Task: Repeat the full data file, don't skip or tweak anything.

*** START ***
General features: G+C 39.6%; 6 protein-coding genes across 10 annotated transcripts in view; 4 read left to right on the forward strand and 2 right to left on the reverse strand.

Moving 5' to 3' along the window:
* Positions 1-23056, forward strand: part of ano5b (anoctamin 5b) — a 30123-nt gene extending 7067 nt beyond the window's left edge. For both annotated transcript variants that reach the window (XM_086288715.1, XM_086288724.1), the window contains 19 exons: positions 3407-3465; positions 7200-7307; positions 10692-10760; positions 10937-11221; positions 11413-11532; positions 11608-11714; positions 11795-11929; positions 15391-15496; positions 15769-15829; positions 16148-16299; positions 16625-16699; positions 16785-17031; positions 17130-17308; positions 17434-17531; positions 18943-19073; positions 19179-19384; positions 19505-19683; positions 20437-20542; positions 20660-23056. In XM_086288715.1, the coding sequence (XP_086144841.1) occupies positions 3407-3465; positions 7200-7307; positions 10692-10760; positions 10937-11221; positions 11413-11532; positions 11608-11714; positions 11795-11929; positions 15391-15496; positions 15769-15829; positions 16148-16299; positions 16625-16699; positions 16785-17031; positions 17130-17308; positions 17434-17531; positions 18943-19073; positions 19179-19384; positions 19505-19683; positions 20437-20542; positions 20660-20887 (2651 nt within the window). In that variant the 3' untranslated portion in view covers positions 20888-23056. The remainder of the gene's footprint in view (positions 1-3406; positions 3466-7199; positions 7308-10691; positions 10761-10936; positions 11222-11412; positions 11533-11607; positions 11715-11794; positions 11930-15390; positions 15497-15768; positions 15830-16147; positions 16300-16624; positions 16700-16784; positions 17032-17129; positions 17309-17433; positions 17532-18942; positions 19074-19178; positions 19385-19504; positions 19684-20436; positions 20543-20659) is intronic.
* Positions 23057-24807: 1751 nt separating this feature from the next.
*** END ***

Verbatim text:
General features: G+C 39.6%; 6 protein-coding genes across 10 annotated transcripts in view; 4 read left to right on the forward strand and 2 right to left on the reverse strand.

Moving 5' to 3' along the window:
* Positions 1-23056, forward strand: part of ano5b (anoctamin 5b) — a 30123-nt gene extending 7067 nt beyond the window's left edge. For both annotated transcript variants that reach the window (XM_086288715.1, XM_086288724.1), the window contains 19 exons: positions 3407-3465; positions 7200-7307; positions 10692-10760; positions 10937-11221; positions 11413-11532; positions 11608-11714; positions 11795-11929; positions 15391-15496; positions 15769-15829; positions 16148-16299; positions 16625-16699; positions 16785-17031; positions 17130-17308; positions 17434-17531; positions 18943-19073; positions 19179-19384; positions 19505-19683; positions 20437-20542; positions 20660-23056. In XM_086288715.1, the coding sequence (XP_086144841.1) occupies positions 3407-3465; positions 7200-7307; positions 10692-10760; positions 10937-11221; positions 11413-11532; positions 11608-11714; positions 11795-11929; positions 15391-15496; positions 15769-15829; positions 16148-16299; positions 16625-16699; positions 16785-17031; positions 17130-17308; positions 17434-17531; positions 18943-19073; positions 19179-19384; positions 19505-19683; positions 20437-20542; positions 20660-20887 (2651 nt within the window). In that variant the 3' untranslated portion in view covers positions 20888-23056. The remainder of the gene's footprint in view (positions 1-3406; positions 3466-7199; positions 7308-10691; positions 10761-10936; positions 11222-11412; positions 11533-11607; positions 11715-11794; positions 11930-15390; positions 15497-15768; positions 15830-16147; positions 16300-16624; positions 16700-16784; positions 17032-17129; positions 17309-17433; positions 17532-18942; positions 19074-19178; positions 19385-19504; positions 19684-20436; positions 20543-20659) is intronic.
* Positions 23057-24807: 1751 nt separating this feature from the next.